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April 12, 2007



Let me add another criteria Cost. Cheap and effective is better than expensive and effective. I was happy to read that the Air Force is upgrading the A-10.

Upgraded A-10s will be ready for combat soon

maybe the air force is finally getting it

but this quote killed that illusion
The aircraft should be in flying operations until 2028, Ratti said. Its replacement is the F-35 Joint Strike Fighter (JSF). "We'll ramp down when the JSF comes in," Ratti said. "But, of course, that's a bit of a moving target."

Could a F-35 survive this type of damage ?


The most interesting byproduct of Key West is that it forced the Army to spend a massive amount of money on developing and procuring armed, protected helicopters. If the Army was to have it's own dedicated close air support aircraft, that was the direction it had to go. From the Army's point of view the Air Force was a separate service.

Key West also forced the Air Force to develop a dedicated CAS aircraft in the form of the A-10. Both services were forced into a "If we don't do it, nobody else will" position. The Army, banned from arming fixed wing, had no choice but to develop armed helicopters. The AF, saddled with the fixed-wing CAS role, solicited for and bought a really outstanding fixed-wing CAS aircraft.

Were it not for Key West, the Army might have split R&D and procurement funds for CAS between fixed wing and helicopters. Result? One could only speculate. The Air Force, looking at close air support as a part-time gig at best, might have been satisfied with procuring something along the lines of an A-4 or F-16 and thought, "Well, that's good enough." But they were the only game in town and the Army and Marines probably leaned on them heavily to built a dedicated CAS platform.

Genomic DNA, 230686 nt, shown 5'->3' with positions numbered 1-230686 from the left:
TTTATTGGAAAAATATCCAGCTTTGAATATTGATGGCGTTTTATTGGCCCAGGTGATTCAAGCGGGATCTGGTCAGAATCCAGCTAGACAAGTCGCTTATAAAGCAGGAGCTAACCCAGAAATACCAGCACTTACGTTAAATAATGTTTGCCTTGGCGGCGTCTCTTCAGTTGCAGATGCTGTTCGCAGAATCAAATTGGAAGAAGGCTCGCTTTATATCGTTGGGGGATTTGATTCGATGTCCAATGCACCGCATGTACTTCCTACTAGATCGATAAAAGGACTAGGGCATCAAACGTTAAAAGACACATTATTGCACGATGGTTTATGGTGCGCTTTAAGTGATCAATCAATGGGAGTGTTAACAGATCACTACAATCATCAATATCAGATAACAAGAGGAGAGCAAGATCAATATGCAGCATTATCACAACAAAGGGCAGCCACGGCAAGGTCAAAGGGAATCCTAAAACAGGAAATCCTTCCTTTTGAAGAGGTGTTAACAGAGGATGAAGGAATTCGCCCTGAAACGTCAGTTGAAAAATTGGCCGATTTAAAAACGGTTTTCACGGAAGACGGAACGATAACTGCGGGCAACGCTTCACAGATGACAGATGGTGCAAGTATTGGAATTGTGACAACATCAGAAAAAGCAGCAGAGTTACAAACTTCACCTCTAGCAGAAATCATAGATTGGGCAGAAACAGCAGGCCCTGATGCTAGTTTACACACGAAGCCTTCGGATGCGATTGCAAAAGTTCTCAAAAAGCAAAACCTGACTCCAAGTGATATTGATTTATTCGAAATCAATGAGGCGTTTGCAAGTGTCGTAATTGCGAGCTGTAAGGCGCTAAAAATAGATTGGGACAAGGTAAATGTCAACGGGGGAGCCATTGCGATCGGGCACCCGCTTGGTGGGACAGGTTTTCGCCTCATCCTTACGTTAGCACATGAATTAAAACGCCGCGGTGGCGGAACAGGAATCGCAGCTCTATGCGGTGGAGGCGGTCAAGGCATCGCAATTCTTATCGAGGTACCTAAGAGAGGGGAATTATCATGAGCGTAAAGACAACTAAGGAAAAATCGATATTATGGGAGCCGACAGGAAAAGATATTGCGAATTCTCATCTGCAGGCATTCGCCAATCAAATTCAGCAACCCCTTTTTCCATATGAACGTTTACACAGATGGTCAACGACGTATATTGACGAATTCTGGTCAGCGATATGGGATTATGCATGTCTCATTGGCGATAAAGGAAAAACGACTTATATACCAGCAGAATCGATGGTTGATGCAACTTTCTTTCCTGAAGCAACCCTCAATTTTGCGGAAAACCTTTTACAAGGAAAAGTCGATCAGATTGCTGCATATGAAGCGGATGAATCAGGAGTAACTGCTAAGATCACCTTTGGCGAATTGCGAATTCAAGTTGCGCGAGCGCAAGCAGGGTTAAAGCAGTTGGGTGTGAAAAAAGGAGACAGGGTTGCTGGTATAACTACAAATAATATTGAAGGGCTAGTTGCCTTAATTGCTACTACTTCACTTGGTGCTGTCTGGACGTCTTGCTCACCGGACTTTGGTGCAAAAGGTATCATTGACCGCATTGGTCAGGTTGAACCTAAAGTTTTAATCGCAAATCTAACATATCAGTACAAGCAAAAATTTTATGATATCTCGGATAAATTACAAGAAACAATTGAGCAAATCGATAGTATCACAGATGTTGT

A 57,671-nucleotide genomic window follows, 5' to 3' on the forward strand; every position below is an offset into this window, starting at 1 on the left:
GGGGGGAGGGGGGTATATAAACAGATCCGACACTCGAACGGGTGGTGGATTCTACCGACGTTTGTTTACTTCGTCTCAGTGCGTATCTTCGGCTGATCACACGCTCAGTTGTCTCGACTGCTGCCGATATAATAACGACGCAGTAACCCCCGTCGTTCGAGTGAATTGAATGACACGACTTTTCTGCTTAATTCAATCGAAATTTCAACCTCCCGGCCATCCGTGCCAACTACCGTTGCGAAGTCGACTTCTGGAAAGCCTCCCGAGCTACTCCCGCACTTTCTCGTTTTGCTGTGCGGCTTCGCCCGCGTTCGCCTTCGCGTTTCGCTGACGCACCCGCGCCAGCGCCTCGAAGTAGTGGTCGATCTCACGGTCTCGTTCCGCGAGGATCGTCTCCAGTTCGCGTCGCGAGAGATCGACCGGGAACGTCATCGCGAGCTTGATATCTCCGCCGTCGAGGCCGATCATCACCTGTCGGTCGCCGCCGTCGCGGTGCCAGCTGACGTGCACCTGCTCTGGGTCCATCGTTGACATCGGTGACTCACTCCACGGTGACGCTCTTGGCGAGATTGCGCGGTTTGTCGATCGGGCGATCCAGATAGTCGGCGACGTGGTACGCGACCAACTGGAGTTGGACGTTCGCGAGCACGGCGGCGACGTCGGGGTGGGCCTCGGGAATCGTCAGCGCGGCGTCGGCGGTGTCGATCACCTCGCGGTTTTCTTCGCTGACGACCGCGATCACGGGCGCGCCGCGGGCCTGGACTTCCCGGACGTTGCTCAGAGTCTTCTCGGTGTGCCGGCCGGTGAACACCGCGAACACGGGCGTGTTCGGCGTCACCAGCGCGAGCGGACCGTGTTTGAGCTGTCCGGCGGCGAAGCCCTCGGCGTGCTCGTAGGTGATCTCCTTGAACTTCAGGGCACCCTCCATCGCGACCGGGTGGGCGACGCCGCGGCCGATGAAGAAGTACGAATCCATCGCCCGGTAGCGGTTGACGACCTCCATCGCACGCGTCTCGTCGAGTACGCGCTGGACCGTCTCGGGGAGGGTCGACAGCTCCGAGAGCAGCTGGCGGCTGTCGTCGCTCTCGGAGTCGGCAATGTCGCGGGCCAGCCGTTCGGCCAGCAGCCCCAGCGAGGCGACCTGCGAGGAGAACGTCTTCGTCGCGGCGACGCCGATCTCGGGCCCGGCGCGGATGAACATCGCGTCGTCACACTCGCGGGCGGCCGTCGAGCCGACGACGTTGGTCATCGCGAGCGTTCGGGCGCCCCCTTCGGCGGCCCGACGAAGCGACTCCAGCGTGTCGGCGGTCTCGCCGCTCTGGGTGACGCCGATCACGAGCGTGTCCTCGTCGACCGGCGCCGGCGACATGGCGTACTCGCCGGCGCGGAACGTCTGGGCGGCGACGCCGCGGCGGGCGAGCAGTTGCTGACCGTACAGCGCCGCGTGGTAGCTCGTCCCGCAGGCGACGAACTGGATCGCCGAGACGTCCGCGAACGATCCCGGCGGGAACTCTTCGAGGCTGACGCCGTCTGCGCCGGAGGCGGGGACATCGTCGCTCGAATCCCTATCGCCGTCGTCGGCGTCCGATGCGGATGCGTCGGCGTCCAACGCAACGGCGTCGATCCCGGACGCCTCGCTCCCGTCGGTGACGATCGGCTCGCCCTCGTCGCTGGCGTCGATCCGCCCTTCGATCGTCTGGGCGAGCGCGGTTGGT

The question is: were it not for Key West, would the AH-64 and the A-10 ever have been built? More precisely: would anything as good as the AH-64 and A-10 have ever been built? Or would we have continued fielding kludges such as the armed UH-1 and the A-16?

Would we have a smaller Army ground forces if we were forced to maintain large fleets of both armed fixed wing and rotary aircraft? I'll bet we would.


Under the theme cheaper is sometimes just as good high tech, let me link to these reports
From Global Flight.
US Air Force starts bidding for Iraqi counter-insurgency aircraft fleet.

Then look at what our aircraft do in a typical day in Afghanistan.
May 5 air power summary

The Iraqi airplanes are certainly a cost effective way too meet the requirements for aircraft during counterinsurgency operations.

Can the US learn from this?

Sean Meade

i think there's a lot to be learned from cheaper systems, Peter, but no one's listening to me ;-)


If you look at the equipment the US is buying for the Iraqi government it is no-nonsense equipment that will be needed to fight a insurgency. (That I know of the planes and MARP vehicles.)

This is assuming that we are serious about equipping the Iraqi military to deal with COIN operations, which I am not sure we are

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